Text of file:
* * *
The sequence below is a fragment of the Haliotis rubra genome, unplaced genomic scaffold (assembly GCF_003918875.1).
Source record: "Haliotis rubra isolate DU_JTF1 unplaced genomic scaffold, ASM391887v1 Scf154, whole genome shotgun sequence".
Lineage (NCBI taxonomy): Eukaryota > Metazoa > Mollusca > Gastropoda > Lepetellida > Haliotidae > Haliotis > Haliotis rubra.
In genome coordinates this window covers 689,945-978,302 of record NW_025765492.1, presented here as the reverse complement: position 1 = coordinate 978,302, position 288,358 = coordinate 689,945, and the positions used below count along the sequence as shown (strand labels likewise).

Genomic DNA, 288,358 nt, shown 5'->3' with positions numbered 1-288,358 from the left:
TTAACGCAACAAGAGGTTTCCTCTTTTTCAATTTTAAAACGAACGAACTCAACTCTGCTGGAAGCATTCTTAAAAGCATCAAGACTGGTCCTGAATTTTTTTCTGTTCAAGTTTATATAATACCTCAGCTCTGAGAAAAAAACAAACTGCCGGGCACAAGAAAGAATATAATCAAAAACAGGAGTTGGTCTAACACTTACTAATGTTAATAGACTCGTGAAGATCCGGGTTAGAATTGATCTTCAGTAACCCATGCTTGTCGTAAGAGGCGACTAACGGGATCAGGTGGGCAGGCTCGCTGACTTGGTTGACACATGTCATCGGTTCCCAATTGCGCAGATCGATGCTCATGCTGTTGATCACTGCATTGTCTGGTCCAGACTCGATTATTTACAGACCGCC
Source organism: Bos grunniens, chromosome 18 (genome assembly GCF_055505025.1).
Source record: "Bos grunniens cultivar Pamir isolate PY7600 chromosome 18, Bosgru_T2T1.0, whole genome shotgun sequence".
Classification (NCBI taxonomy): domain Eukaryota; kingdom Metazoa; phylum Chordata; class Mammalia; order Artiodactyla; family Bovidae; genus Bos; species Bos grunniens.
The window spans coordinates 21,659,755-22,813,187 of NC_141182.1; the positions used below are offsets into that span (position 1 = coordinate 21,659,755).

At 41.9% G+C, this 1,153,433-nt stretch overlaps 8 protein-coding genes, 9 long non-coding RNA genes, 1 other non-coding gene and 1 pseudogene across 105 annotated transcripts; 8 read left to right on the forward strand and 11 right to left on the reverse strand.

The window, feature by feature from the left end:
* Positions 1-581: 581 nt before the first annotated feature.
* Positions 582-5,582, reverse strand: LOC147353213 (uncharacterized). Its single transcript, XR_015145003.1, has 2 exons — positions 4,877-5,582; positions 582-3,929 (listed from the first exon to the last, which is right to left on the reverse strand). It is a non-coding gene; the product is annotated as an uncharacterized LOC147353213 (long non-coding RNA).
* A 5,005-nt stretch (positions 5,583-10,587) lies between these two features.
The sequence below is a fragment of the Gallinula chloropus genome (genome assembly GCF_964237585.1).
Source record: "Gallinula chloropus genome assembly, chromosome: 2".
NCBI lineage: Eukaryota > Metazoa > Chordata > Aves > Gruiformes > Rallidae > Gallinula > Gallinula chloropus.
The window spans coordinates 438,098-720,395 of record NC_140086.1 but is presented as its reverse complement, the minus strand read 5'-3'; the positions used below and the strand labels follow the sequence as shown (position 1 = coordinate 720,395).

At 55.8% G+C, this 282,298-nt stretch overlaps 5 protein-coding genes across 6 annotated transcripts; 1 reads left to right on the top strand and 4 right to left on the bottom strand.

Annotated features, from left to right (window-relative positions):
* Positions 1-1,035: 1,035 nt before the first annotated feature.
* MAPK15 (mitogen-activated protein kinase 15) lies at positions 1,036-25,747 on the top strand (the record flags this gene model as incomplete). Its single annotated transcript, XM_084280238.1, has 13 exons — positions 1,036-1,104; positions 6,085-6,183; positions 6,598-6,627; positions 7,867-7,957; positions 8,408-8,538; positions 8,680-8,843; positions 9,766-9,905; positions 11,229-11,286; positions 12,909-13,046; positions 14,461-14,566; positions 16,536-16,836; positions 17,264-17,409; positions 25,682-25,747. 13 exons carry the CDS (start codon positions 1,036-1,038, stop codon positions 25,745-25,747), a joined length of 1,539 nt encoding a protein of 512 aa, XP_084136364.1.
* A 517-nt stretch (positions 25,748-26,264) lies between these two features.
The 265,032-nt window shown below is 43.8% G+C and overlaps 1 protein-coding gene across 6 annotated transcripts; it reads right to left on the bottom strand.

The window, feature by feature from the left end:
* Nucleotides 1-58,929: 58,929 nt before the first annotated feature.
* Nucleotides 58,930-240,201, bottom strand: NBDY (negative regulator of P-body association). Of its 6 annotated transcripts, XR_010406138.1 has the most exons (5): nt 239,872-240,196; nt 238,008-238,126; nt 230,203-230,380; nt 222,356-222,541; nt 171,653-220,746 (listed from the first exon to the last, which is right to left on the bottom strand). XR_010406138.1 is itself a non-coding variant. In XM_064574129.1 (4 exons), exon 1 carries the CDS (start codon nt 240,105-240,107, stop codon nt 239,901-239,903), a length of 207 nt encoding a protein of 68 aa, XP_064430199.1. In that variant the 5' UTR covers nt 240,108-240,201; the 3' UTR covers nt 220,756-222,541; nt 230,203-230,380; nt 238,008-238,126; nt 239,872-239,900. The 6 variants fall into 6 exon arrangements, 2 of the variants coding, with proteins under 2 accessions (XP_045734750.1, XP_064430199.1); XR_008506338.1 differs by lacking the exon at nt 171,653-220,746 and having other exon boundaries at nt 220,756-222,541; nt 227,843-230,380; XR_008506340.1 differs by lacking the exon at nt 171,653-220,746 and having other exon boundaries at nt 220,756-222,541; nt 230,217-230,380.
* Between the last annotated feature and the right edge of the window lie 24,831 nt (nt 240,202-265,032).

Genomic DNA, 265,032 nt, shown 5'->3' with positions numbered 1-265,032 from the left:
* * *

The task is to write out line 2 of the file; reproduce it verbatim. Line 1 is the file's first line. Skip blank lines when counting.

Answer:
Source record: "Haliotis rubra isolate DU_JTF1 unplaced genomic scaffold, ASM391887v1 Scf154, whole genome shotgun sequence".